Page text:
1. Antibiotics – these are frequently used for routine ulcers, though it’s ideal to take a swab for culture and sensitivity testing to avoid contributing to antibiotic resistance. Fluoroquinolones, such as ofloxacin, are often used as a first choice. Ciprofloxacin is active against Pseudomonas spp. Systemic antibiotics may also be used. Many vets will also choose to prescribe topical fusidic acid ointment or gentamicin solution as both are licensed for use in dogs, cats and rabbits in the UK. 
  2. Analgesia – corneal ulceration is painful, and even a superficial ulcer will cause discomfort and blepharospasm. NSAID’s, atropine, paracetamol (Pardale), tramadol and gabapentin can all be used to help manage the pain.
  3. Atropine – this is indicated if the pupil is small or if uveitis is present. The miosis can often be more intense with the axon reflex from superficial ulcers. 
  4. Systemic anti-inflammatory therapy – inflammation need to be managed when uveitis is associated with the corneal ulceration. Oral meloxicam is suitable in both dogs, cats and rabbits.  Avoid using topical NSAIDs because they have some potential to delay epithelialisation.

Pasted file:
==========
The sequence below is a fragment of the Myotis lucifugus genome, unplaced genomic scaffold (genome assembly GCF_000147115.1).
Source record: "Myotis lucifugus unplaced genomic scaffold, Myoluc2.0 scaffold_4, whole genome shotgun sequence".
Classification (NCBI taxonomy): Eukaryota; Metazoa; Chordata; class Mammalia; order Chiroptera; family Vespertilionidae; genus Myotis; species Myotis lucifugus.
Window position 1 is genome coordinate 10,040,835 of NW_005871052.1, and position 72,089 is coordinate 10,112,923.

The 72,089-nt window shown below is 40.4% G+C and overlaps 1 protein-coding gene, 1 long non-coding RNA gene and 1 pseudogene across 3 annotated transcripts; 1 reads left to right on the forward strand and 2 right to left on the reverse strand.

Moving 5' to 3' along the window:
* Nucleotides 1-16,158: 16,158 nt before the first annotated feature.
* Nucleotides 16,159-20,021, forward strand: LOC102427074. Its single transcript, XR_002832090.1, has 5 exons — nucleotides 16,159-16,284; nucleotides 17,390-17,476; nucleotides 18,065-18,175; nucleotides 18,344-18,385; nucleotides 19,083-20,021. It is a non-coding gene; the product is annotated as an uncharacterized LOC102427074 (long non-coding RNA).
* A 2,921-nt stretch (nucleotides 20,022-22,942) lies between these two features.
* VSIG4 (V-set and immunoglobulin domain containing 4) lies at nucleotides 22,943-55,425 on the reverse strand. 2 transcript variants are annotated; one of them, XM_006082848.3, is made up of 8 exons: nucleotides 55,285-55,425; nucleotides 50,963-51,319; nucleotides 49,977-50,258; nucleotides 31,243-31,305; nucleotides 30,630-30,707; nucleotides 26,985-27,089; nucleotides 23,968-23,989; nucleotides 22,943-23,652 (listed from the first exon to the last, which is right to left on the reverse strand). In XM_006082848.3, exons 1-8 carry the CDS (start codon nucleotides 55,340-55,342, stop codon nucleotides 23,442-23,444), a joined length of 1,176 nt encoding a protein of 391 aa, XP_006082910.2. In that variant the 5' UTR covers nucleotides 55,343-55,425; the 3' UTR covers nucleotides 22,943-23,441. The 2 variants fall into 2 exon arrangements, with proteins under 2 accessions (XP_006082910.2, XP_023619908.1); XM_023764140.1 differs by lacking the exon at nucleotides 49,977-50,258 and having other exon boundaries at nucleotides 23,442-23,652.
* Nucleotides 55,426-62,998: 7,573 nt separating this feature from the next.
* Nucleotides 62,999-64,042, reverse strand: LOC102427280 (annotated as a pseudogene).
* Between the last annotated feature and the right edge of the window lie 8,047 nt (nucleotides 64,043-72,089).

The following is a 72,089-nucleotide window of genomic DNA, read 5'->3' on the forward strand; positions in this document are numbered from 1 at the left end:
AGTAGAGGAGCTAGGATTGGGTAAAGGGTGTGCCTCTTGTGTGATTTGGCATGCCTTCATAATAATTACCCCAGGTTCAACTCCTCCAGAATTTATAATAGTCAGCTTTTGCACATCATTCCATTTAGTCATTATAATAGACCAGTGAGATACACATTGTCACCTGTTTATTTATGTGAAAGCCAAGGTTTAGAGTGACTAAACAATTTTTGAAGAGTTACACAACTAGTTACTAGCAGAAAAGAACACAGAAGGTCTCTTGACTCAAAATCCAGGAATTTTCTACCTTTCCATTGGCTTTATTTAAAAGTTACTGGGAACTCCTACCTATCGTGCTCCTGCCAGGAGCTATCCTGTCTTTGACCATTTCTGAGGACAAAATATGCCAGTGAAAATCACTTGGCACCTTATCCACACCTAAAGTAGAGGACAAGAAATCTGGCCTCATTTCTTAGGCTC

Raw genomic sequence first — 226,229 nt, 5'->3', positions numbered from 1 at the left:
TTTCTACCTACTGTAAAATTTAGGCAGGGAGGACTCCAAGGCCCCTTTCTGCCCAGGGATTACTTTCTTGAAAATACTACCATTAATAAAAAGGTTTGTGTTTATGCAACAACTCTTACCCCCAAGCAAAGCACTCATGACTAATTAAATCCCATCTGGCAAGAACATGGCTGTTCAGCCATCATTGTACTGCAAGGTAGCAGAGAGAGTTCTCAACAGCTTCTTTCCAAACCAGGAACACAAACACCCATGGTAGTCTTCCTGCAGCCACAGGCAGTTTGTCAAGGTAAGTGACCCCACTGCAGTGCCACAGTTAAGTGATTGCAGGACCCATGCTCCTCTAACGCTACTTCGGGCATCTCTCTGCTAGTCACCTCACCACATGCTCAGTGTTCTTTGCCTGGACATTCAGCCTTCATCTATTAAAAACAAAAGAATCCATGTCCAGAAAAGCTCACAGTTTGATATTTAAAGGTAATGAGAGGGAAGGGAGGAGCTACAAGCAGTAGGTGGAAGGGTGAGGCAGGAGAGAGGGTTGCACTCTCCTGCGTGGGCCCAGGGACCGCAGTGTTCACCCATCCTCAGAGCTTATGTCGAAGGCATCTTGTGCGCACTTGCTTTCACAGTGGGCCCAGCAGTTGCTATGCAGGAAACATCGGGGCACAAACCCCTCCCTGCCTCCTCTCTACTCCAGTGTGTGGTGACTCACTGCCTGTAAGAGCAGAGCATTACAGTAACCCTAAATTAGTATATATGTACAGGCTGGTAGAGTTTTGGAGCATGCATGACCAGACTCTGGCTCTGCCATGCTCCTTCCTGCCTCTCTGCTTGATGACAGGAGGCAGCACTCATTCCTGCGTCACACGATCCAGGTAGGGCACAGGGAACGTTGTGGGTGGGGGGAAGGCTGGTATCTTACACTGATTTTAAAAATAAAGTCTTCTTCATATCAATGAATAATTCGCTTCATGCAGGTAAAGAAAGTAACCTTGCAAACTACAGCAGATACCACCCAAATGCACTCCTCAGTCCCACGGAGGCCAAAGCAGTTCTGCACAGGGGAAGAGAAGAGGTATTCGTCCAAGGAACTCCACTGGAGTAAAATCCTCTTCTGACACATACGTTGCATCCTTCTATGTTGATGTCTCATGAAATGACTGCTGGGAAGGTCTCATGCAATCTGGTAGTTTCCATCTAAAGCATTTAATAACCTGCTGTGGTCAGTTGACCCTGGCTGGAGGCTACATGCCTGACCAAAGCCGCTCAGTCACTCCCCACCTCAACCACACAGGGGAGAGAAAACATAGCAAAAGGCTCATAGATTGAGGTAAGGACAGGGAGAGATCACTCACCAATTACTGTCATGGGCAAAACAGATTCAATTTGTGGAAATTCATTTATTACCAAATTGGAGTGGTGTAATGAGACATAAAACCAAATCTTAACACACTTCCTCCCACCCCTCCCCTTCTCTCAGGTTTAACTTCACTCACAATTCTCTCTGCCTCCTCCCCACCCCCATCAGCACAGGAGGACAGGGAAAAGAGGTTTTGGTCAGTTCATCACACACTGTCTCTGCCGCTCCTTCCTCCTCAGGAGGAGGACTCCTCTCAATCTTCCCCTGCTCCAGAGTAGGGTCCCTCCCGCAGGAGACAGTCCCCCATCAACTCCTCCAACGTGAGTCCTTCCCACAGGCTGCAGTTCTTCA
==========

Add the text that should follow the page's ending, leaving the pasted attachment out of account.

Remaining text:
5. Autogenous serum drops - collagenases from leukocytes and invading bacteria, digest corneal stroma and potentiate ulcer formation, which in some cases can result in a deep ulcer. Serum contains alpha-2 macroglobulin, which is a protease inhibitor. By applying serum drops into the eye, the enzymatic destruction of corneal stroma is stopped. Ideally place the drops every two to four hours.
  6. Hyaluronic acid – this helps to promote wound healing, reduce scarring, whilst at the same time provides cushioning, lubrication and maintains tissue hydration. It’s available as topical drops, and in the UK is known as Remend Corneal Gel.